The aim of this protocol is to build tailor-made prototypes of breast implants to respect some fundamental features such as clinical and pathological datas from the tumor, type of resection that will be performed, anthropometric parameters of the patientand of the contralateral breast.
Actual techniques to replace the breast include flaps, prosthesis and stem cells. This study was carried out to add to those tools another one to give better pre-operative counseling to the patients.
Methods and Materials: we selected the case of a patient with a palpable mono-focal lump, who had never been irradiated and who did never undergo breast surgery. We acquired T2-weighted NMR images without contrast agents and saved them in DICOM format (Digital Imaging and Communications in Medicine).
We imported those images in MIMICS (Materialise Interactive Medical Image Control System), a software that elaborates packs of 2D images to create 3D models, to obtain the segmentation of the planes.
Taking advantage of the intrinsic contrast in the structures we repeated the procedure to segmentate the tumor (applying a green mask) and the breast of the patient (applying a pink mask).
We then prototyped the implant, by manually drawing the resection area over the NMR images. Using the tool “Morphology operations” we drew a resection margin far 1.5 cm by the tumor area, that allowed the creation of the 3D model. Using some Smoothing filters we plained the model.
Final improvements to the model were made using the MeshLab software.
Summary of results: At the end of the procedure we came up with five models to print: the tumor, the left and the right part of the breast, the left and the right part of the prosthesis.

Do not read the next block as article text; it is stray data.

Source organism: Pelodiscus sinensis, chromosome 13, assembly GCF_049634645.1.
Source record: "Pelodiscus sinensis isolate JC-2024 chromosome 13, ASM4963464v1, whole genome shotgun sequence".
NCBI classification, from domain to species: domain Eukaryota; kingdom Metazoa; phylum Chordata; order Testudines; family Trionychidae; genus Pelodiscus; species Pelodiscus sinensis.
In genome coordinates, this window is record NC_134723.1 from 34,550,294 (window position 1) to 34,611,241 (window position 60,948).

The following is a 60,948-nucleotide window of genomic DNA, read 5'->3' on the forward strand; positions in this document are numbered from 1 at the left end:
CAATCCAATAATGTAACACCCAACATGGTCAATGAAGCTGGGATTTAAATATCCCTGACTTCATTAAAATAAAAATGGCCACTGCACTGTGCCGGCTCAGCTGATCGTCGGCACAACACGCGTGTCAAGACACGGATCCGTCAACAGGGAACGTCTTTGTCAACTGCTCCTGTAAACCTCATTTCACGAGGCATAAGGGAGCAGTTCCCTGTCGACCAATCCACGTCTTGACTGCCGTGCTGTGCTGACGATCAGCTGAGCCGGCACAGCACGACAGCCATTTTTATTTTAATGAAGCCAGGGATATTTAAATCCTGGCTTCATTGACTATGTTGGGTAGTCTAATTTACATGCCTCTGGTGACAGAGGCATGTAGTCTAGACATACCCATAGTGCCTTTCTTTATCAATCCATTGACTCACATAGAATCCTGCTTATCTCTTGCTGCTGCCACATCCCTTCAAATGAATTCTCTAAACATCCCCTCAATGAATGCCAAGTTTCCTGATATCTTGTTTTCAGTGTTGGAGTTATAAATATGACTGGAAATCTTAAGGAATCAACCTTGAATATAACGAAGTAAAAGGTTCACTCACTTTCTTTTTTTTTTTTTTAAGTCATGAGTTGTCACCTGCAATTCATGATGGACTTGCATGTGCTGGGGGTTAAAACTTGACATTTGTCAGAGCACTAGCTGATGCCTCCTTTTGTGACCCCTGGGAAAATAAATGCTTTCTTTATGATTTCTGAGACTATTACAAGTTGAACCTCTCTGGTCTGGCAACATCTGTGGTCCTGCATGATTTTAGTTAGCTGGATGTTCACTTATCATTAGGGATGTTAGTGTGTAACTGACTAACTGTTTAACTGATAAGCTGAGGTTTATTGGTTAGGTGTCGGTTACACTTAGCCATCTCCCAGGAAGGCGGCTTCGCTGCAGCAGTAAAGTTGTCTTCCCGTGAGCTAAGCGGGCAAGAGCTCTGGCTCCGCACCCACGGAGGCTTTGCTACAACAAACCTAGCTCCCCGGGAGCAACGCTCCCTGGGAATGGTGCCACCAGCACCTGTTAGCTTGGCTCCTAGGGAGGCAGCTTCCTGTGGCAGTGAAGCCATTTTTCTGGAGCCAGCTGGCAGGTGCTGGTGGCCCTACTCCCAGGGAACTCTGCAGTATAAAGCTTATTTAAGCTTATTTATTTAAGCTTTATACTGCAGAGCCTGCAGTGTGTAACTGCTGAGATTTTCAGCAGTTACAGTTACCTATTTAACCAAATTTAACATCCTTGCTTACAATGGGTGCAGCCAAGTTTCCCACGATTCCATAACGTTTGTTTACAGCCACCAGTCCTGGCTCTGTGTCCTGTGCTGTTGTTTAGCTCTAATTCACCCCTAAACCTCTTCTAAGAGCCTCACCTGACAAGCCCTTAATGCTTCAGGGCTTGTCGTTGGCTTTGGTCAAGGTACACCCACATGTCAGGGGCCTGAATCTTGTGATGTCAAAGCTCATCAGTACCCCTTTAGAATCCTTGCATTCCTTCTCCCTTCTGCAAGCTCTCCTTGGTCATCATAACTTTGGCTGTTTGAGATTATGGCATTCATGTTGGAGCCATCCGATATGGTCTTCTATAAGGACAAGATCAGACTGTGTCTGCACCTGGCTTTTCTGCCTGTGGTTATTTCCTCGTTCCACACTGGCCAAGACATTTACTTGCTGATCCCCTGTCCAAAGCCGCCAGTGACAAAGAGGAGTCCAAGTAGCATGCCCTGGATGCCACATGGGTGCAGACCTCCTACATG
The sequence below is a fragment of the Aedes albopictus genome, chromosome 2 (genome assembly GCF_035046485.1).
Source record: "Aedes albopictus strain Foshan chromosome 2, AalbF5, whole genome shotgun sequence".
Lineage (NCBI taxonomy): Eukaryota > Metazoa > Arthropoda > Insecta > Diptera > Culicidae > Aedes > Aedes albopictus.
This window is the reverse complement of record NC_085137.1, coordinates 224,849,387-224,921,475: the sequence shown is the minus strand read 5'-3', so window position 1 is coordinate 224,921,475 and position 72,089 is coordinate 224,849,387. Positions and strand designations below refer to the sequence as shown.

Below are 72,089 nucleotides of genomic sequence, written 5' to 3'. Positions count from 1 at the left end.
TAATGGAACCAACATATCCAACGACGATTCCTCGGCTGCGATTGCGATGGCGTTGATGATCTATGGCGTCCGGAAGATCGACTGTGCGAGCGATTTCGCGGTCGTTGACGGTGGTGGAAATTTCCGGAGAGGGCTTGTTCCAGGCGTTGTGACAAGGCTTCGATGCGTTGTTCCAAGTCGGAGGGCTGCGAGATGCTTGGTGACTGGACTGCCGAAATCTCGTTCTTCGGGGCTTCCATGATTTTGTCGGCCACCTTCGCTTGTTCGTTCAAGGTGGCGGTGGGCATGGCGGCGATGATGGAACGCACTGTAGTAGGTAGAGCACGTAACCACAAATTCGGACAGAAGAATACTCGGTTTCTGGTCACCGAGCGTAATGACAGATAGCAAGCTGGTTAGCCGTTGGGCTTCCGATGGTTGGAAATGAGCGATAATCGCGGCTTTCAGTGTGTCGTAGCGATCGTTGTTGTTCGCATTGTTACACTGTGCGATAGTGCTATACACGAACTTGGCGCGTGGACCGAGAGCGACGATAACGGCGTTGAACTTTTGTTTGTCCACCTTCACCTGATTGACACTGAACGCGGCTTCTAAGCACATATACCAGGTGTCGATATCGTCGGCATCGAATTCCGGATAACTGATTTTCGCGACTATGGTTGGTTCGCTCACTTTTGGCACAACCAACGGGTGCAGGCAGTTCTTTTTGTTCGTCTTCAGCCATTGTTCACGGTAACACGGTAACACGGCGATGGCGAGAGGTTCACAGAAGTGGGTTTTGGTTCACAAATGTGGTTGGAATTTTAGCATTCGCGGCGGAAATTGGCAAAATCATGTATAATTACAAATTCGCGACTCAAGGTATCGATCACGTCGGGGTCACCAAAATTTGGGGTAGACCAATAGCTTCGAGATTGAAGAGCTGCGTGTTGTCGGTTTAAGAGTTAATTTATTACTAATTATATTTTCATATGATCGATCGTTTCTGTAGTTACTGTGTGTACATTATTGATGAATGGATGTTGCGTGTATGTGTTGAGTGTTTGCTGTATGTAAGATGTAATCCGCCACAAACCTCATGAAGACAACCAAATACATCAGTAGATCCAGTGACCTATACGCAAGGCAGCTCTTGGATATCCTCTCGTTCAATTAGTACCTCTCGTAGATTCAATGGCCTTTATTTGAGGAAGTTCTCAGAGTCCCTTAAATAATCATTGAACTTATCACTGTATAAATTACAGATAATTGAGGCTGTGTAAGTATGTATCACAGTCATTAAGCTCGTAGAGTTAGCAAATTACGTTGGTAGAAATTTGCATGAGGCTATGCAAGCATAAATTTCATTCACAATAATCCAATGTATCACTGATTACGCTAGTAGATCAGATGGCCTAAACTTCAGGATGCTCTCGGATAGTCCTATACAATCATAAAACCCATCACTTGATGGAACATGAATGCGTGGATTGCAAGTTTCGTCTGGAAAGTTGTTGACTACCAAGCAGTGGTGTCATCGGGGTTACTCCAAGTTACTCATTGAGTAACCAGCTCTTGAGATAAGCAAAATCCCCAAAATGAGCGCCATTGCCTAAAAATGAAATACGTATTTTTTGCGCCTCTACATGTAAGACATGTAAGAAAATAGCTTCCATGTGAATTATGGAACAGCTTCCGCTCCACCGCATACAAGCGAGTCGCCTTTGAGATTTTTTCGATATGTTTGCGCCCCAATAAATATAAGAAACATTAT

We printed those models using a Ultimalker 3D-printer. The printing technology used is called “fused deposition modeling”.
The extruded material is PLA (polylactic acid): this 3-D ink allows the creation of high-resolution objectsthanks to its good surface quality, it’s easy to work with, it’s safe, it’s reliable and it comes in variety of colours. We printed in red the tumor, in orange the prosthesis and in blue the breast of the patient.
As supporting ink we used PVA (polyvinyl alcohol), used to print complex models that require supports for deep internal cavities and large overhangs.
Conclusion: once the models were printed we reached our objective. After the first senological visit, the patient performs a NMR study and the multi-disciplinary team (following the Plastic Surgeon’s directions) prototype and print the prosthesis that can be easily used to better inform the patient before surgery.
The process showed a very high accuracy, so high that in the future it could be possible to use it to directly print implantable custom-made prosthesis following the knowledge of the 3D-biopriting field. In fact, it is suitable both for printing custom-made silicon prosthesis and bioscaffolds.